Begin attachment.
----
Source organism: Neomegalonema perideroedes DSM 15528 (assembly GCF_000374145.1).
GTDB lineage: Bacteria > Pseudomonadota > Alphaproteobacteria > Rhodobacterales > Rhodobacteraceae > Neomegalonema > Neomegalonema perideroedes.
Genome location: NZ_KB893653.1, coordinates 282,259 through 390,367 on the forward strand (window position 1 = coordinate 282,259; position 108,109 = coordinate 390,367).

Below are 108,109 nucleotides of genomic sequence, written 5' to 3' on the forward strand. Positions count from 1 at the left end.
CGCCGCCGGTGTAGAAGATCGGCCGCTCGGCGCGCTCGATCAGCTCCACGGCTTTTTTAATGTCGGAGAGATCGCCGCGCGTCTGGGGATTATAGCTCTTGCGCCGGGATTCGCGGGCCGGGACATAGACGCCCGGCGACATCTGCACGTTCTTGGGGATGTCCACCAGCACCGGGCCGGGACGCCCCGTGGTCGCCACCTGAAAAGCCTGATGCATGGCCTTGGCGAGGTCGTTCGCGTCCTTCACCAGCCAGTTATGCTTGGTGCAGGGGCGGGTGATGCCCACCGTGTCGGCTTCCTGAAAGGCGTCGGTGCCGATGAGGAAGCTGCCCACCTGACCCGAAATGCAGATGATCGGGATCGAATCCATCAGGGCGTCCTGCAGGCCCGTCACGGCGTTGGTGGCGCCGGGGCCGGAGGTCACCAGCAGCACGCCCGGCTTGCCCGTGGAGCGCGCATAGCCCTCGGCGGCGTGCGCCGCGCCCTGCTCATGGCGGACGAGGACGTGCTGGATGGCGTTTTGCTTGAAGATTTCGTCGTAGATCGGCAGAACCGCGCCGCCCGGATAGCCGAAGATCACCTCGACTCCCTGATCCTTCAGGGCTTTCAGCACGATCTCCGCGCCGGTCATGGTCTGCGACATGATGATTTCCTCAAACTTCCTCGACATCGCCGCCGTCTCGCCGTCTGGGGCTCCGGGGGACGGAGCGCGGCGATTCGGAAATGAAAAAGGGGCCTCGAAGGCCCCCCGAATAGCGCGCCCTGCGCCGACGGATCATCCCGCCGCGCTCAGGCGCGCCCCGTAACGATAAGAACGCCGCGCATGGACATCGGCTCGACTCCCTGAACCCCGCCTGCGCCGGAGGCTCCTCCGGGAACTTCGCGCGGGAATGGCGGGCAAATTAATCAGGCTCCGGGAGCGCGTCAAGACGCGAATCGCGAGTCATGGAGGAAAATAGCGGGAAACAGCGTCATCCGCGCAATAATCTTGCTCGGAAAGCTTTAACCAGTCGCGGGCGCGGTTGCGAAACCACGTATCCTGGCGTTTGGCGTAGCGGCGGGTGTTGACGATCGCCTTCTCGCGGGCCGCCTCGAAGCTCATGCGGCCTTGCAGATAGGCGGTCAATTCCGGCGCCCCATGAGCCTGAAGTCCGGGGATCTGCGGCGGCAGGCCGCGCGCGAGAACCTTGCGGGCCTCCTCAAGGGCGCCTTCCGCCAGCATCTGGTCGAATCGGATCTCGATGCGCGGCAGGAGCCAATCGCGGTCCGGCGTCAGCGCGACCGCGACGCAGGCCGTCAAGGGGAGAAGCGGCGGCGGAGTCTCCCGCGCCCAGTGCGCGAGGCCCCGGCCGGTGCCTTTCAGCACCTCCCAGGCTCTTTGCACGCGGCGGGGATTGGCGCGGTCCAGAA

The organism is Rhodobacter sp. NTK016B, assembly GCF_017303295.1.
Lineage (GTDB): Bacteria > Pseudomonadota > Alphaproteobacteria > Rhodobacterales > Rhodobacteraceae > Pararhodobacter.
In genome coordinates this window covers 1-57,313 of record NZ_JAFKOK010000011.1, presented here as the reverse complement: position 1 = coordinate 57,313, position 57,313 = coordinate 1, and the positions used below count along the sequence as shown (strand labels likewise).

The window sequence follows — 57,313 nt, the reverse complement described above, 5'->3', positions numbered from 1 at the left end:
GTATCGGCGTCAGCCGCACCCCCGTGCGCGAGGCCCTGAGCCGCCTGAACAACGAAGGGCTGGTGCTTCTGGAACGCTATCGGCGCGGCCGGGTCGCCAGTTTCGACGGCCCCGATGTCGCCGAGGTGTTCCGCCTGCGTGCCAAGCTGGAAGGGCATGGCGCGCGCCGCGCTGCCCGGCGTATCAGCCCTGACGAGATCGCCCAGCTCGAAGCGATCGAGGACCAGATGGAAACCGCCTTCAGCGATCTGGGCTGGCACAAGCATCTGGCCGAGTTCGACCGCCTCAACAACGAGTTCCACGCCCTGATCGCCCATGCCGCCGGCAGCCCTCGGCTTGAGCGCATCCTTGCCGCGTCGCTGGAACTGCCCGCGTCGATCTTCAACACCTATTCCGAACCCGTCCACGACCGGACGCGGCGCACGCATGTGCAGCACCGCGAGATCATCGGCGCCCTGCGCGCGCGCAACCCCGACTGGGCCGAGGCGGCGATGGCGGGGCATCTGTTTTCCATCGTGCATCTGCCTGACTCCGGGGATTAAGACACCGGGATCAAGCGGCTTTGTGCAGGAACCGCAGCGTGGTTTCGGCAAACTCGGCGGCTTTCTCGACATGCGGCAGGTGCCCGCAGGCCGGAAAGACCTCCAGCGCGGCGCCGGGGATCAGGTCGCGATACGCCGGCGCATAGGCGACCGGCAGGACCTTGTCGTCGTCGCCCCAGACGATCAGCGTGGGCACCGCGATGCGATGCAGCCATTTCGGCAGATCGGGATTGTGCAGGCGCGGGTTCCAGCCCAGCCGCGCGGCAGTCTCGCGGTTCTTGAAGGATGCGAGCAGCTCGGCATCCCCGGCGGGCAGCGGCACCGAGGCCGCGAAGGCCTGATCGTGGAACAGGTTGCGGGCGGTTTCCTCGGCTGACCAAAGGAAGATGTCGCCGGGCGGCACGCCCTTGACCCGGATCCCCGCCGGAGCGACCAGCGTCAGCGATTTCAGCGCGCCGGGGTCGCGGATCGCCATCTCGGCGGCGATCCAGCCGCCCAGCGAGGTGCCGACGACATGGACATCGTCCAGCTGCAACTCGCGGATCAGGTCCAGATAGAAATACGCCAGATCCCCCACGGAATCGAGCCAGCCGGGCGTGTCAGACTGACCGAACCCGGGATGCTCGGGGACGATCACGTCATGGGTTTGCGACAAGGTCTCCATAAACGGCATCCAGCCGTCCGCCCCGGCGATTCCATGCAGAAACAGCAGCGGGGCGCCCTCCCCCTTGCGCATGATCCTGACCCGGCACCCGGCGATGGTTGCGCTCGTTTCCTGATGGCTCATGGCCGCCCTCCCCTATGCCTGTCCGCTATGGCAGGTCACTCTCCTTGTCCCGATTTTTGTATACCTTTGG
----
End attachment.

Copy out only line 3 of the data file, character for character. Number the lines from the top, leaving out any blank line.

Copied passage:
Genome location: NZ_KB893653.1, coordinates 282,259 through 390,367 on the forward strand (window position 1 = coordinate 282,259; position 108,109 = coordinate 390,367).